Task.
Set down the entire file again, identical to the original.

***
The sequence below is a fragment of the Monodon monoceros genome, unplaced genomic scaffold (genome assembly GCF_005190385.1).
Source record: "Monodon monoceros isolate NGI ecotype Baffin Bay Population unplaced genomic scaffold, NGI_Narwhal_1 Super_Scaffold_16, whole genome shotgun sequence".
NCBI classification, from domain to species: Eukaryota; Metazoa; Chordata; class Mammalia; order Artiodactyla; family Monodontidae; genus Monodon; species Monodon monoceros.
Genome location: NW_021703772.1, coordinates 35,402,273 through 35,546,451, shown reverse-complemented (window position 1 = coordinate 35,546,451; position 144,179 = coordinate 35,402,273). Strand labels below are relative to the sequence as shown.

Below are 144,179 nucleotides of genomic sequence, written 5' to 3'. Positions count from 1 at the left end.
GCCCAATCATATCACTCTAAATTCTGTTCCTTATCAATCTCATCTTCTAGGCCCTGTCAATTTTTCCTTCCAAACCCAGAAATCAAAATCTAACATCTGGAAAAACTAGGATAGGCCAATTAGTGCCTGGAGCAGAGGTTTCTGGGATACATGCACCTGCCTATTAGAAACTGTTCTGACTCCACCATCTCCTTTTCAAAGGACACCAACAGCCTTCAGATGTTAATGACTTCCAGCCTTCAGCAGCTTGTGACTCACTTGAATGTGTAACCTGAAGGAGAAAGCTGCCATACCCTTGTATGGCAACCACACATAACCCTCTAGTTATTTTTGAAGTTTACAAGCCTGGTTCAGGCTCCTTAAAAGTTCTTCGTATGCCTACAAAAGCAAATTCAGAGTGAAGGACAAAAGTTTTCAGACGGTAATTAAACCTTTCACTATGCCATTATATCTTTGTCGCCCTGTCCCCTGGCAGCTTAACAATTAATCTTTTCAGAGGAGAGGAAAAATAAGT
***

The sequence below is a fragment of the Monodon monoceros genome, unplaced genomic scaffold (genome assembly GCF_005190385.1).
Source record: "Monodon monoceros isolate NGI ecotype Baffin Bay Population unplaced genomic scaffold, NGI_Narwhal_1 Super_Scaffold_16, whole genome shotgun sequence".
NCBI classification, from domain to species: Eukaryota; Metazoa; Chordata; class Mammalia; order Artiodactyla; family Monodontidae; genus Monodon; species Monodon monoceros.
Genome location: NW_021703772.1, coordinates 35,402,273 through 35,546,451, shown reverse-complemented (window position 1 = coordinate 35,546,451; position 144,179 = coordinate 35,402,273). Strand labels below are relative to the sequence as shown.

Below are 144,179 nucleotides of genomic sequence, written 5' to 3'. Positions count from 1 at the left end.
GCCCAATCATATCACTCTAAATTCTGTTCCTTATCAATCTCATCTTCTAGGCCCTGTCAATTTTTCCTTCCAAACCCAGAAATCAAAATCTAACATCTGGAAAAACTAGGATAGGCCAATTAGTGCCTGGAGCAGAGGTTTCTGGGATACATGCACCTGCCTATTAGAAACTGTTCTGACTCCACCATCTCCTTTTCAAAGGACACCAACAGCCTTCAGATGTTAATGACTTCCAGCCTTCAGCAGCTTGTGACTCACTTGAATGTGTAACCTGAAGGAGAAAGCTGCCATACCCTTGTATGGCAACCACACATAACCCTCTAGTTATTTTTGAAGTTTACAAGCCTGGTTCAGGCTCCTTAAAAGTTCTTCGTATGCCTACAAAAGCAAATTCAGAGTGAAGGACAAAAGTTTTCAGACGGTAATTAAACCTTTCACTATGCCATTATATCTTTGTCGCCCTGTCCCCTGGCAGCTTAACAATTAATCTTTTCAGAGGAGAGGAAAAATAAGT